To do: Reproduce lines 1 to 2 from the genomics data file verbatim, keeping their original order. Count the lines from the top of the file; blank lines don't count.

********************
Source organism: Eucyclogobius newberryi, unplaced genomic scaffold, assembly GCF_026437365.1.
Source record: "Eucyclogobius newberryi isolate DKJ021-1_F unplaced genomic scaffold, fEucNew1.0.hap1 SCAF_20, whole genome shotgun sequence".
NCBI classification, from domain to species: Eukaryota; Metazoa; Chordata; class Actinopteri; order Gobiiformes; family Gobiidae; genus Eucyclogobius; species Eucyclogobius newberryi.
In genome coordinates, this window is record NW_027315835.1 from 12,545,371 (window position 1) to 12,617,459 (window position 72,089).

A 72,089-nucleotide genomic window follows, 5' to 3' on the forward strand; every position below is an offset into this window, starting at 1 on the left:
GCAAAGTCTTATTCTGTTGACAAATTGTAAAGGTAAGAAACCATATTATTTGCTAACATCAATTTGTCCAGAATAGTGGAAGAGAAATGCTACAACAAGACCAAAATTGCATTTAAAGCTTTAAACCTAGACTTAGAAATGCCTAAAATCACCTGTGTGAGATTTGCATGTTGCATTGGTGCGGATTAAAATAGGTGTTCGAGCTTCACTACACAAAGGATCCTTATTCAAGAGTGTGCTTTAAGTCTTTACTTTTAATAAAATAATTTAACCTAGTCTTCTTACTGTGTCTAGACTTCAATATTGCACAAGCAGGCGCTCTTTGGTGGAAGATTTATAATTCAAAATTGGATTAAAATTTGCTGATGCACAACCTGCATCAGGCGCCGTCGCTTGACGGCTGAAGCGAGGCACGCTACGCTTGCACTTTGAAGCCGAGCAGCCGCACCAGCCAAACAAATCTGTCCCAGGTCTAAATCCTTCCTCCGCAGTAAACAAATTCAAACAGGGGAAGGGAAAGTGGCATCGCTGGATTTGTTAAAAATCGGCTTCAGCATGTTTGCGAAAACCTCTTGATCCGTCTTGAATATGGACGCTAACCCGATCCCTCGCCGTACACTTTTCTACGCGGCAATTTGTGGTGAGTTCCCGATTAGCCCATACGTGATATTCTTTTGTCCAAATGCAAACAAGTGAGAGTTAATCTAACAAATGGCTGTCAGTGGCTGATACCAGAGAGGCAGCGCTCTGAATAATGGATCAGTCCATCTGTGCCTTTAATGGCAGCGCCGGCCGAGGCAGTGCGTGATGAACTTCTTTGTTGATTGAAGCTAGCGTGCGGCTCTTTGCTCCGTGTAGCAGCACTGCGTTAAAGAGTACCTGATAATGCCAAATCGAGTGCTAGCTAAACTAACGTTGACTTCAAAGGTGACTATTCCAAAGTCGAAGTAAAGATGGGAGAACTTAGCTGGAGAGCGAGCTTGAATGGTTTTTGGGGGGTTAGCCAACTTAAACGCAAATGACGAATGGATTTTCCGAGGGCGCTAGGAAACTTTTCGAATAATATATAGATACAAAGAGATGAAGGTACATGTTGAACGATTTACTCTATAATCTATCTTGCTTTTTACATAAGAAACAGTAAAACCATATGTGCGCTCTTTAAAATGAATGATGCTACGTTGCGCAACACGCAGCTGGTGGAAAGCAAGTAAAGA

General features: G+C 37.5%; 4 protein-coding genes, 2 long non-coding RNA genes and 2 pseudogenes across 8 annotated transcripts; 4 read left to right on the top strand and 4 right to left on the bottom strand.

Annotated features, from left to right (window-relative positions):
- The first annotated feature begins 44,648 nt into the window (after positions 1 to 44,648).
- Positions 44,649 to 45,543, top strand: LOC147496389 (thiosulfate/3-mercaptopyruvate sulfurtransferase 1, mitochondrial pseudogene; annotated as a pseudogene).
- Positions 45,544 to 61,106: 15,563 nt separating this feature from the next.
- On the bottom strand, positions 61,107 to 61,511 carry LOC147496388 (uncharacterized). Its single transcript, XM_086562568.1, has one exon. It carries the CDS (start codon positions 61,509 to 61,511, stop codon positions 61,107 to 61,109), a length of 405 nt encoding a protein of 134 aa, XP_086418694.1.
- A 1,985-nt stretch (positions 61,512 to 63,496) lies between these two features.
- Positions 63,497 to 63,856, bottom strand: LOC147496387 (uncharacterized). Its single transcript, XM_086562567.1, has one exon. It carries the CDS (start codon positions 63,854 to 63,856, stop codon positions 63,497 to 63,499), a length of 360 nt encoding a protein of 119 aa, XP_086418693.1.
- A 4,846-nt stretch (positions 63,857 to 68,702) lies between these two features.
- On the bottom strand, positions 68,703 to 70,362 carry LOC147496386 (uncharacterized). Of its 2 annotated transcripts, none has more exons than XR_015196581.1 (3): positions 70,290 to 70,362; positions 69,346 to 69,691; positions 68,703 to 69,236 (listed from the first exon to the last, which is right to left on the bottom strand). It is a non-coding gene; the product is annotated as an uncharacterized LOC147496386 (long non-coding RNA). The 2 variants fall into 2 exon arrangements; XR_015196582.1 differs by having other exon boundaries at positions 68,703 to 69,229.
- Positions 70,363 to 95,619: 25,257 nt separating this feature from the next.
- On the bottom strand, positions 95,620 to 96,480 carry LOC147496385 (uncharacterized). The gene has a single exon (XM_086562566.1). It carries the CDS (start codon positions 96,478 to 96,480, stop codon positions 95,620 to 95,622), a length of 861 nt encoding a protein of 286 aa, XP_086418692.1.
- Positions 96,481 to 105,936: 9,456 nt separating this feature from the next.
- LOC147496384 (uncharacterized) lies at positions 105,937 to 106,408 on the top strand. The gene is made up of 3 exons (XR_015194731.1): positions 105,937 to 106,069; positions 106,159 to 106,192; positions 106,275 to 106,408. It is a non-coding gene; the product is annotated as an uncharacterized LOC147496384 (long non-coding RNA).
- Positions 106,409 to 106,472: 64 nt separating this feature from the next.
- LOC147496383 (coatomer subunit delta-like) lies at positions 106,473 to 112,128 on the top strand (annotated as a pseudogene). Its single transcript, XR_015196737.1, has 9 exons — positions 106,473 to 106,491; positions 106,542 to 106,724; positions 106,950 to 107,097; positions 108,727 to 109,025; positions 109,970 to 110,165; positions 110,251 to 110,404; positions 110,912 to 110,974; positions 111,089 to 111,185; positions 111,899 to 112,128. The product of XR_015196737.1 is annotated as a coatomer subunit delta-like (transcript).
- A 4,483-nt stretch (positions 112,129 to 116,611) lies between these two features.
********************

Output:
Source organism: Eucyclogobius newberryi, unplaced genomic scaffold, assembly GCF_026437365.1.
Source record: "Eucyclogobius newberryi isolate DKJ021-1_F unplaced genomic scaffold, fEucNew1.0.hap1 SCAF_20, whole genome shotgun sequence".